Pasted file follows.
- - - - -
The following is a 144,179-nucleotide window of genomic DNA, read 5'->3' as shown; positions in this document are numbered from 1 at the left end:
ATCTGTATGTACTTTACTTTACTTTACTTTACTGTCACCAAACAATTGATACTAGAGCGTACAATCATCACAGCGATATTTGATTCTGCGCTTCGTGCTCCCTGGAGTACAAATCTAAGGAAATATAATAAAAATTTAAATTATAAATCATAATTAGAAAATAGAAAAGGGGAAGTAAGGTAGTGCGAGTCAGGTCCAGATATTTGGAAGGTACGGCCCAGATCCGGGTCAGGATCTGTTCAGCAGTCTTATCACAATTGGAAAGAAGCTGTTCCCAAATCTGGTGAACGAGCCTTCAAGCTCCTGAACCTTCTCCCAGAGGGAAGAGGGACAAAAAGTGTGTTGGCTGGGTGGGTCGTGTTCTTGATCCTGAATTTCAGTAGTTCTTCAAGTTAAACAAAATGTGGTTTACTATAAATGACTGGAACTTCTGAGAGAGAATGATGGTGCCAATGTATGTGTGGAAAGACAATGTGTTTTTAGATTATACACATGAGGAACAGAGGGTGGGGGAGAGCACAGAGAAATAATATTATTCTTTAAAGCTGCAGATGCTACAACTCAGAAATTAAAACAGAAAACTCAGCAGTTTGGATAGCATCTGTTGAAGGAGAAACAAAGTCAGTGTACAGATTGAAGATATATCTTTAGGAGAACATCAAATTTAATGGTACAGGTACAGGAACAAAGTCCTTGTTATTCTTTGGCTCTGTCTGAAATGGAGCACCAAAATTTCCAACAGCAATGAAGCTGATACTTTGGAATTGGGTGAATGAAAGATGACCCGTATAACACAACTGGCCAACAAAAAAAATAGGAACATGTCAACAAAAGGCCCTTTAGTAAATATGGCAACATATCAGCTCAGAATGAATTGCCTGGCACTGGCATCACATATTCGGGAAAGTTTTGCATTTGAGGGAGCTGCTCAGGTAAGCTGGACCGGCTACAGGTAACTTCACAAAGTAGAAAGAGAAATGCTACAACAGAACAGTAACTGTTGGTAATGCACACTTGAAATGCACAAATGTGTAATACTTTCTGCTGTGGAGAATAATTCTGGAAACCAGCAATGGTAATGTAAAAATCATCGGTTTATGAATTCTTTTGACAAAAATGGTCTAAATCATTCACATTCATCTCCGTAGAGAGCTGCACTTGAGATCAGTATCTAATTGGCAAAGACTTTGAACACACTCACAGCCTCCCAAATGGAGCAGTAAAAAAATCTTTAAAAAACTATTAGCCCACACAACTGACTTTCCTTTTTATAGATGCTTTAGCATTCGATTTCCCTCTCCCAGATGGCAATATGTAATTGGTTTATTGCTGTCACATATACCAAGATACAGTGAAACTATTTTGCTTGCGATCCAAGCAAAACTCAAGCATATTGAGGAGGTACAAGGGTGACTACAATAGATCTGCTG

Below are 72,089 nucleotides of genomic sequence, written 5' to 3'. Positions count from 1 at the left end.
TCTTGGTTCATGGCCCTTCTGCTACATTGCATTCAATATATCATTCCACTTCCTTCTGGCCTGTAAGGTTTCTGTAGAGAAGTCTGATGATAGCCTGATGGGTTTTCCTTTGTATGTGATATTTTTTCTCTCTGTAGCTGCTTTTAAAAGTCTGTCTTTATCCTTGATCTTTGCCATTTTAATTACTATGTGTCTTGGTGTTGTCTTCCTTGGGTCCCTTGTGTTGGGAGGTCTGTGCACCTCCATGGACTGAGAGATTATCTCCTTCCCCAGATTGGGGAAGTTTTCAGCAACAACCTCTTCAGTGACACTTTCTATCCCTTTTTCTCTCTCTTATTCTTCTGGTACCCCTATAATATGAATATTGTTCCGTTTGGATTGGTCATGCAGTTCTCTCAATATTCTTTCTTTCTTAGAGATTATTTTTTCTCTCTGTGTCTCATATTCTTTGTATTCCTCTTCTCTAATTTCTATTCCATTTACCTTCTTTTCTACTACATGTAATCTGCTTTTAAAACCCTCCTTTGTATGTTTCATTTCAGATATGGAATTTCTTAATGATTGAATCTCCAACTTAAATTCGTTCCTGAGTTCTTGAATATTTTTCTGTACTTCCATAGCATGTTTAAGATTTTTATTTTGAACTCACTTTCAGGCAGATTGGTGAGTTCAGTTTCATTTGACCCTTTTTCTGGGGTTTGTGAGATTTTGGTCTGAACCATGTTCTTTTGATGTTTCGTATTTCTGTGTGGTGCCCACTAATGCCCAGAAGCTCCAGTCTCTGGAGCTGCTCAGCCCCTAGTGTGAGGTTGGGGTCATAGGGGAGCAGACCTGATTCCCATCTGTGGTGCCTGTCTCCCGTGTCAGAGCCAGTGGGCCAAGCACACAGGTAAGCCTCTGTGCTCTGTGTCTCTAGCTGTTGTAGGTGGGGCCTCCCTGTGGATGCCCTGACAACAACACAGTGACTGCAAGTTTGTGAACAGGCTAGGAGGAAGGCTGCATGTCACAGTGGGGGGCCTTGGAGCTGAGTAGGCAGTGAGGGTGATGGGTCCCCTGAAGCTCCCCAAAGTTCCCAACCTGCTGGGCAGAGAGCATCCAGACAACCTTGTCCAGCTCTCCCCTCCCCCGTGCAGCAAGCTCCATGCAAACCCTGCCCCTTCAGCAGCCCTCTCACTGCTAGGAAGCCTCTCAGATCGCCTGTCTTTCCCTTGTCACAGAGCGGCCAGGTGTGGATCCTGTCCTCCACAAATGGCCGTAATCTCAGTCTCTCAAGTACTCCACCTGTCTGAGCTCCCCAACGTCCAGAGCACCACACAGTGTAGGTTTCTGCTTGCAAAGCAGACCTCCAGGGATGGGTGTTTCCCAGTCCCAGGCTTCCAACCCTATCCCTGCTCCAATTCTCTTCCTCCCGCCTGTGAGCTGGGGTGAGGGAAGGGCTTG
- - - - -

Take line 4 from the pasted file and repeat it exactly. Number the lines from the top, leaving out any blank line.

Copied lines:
TCTTGGTTCATGGCCCTTCTGCTACATTGCATTCAATATATCATTCCACTTCCTTCTGGCCTGTAAGGTTTCTGTAGAGAAGTCTGATGATAGCCTGATGGGTTTTCCTTTGTATGTGATATTTTTTCTCTCTGTAGCTGCTTTTAAAAGTCTGTCTTTATCCTTGATCTTTGCCATTTTAATTACTATGTGTCTTGGTGTTGTCTTCCTTGGGTCCCTTGTGTTGGGAGGTCTGTGCACCTCCATGGACTGAGAGATTATCTCCTTCCCCAGATTGGGGAAGTTTTCAGCAACAACCTCTTCAGTGACACTTTCTATCCCTTTTTCTCTCTCTTATTCTTCTGGTACCCCTATAATATGAATATTGTTCCGTTTGGATTGGTCATGCAGTTCTCTCAATATTCTTTCTTTCTTAGAGATTATTTTTTCTCTCTGTGTCTCATATTCTTTGTATTCCTCTTCTCTAATTTCTATTCCATTTACCTTCTTTTCTACTACATGTAATCTGCTTTTAAAACCCTCCTTTGTATGTTTCATTTCAGATATGGAATTTCTTAATGATTGAATCTCCAACTTAAATTCGTTCCTGAGTTCTTGAATATTTTTCTGTACTTCCATAGCATGTTTAAGATTTTTATTTTGAACTCACTTTCAGGCAGATTGGTGAGTTCAGTTTCATTTGACCCTTTTTCTGGGGTTTGTGAGATTTTGGTCTGAACCATGTTCTTTTGATGTTTCGTATTTCTGTGTGGTGCCCACTAATGCCCAGAAGCTCCAGTCTCTGGAGCTGCTCAGCCCCTAGTGTGAGGTTGGGGTCATAGGGGAGCAGACCTGATTCCCATCTGTGGTGCCTGTCTCCCGTGTCAGAGCCAGTGGGCCAAGCACACAGGTAAGCCTCTGTGCTCTGTGTCTCTAGCTGTTGTAGGTGGGGCCTCCCTGTGGATGCCCTGACAACAACACAGTGACTGCAAGTTTGTGAACAGGCTAGGAGGAAGGCTGCATGTCACAGTGGGGGGCCTTGGAGCTGAGTAGGCAGTGAGGGTGATGGGTCCCCTGAAGCTCCCCAAAGTTCCCAACCTGCTGGGCAGAGAGCATCCAGACAACCTTGTCCAGCTCTCCCCTCCCCCGTGCAGCAAGCTCCATGCAAACCCTGCCCCTTCAGCAGCCCTCTCACTGCTAGGAAGCCTCTCAGATCGCCTGTCTTTCCCTTGTCACAGAGCGGCCAGGTGTGGATCCTGTCCTCCACAAATGGCCGTAATCTCAGTCTCTCAAGTACTCCACCTGTCTGAGCTCCCCAACGTCCAGAGCACCACACAGTGTAGGTTTCTGCTTGCAAAGCAGACCTCCAGGGATGGGTGTTTCCCAGTCCCAGGCTTCCAACCCTATCCCTGCTCCAATTCTCTTCCTCCCGCCTGTGAGCTGGGGTGAGGGAAGGGCTTG